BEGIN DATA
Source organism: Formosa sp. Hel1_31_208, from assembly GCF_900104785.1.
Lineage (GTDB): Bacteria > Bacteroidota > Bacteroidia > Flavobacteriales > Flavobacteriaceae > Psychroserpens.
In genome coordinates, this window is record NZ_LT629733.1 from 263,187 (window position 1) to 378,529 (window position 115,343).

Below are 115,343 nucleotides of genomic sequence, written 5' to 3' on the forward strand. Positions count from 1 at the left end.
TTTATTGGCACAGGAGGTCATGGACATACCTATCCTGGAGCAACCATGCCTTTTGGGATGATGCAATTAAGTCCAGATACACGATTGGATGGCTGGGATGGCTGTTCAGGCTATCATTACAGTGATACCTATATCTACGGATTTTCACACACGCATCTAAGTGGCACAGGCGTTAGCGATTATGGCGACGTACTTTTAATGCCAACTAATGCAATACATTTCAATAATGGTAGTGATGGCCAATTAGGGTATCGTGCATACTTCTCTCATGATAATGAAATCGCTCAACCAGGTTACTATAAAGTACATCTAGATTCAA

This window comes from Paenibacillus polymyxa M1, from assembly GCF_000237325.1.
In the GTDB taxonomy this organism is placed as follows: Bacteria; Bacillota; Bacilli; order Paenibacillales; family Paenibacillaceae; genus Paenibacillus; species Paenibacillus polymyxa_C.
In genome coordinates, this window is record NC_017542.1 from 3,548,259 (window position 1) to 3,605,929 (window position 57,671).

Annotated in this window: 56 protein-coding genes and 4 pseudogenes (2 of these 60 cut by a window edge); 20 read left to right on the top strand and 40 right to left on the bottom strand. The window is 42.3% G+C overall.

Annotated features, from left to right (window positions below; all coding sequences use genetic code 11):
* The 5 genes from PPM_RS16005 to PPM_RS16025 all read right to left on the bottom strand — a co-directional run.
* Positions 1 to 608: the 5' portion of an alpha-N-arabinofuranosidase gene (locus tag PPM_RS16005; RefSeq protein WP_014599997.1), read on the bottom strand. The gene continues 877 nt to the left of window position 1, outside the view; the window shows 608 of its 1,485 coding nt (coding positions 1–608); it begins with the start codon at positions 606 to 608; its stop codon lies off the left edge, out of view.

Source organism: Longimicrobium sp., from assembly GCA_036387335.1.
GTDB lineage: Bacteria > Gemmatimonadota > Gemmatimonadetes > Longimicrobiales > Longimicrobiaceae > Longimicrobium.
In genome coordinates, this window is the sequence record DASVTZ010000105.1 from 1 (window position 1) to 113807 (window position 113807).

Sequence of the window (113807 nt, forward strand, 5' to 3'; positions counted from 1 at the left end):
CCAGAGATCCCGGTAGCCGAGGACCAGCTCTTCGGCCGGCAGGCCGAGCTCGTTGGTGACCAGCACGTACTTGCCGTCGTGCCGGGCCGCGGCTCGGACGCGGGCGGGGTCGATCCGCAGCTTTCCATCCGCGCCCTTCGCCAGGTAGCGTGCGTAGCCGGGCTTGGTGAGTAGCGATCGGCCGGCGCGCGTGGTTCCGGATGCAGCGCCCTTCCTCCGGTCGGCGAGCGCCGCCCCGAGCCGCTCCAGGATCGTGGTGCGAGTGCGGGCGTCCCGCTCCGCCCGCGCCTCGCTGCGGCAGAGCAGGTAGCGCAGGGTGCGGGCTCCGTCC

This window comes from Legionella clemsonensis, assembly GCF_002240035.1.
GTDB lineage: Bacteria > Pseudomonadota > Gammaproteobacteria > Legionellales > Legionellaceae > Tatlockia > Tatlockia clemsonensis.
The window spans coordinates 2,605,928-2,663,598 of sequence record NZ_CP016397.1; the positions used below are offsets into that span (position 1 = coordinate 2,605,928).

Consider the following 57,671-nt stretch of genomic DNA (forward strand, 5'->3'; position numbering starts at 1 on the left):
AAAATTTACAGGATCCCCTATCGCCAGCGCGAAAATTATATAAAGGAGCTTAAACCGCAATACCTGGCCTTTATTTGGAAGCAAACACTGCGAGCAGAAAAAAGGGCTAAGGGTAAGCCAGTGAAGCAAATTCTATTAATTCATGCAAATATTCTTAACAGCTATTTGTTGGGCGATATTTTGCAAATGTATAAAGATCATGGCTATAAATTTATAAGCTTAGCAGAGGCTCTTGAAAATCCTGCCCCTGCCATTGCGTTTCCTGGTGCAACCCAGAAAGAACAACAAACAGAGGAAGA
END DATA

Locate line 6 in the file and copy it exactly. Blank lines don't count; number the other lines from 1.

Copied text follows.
This window comes from Paenibacillus polymyxa M1, from assembly GCF_000237325.1.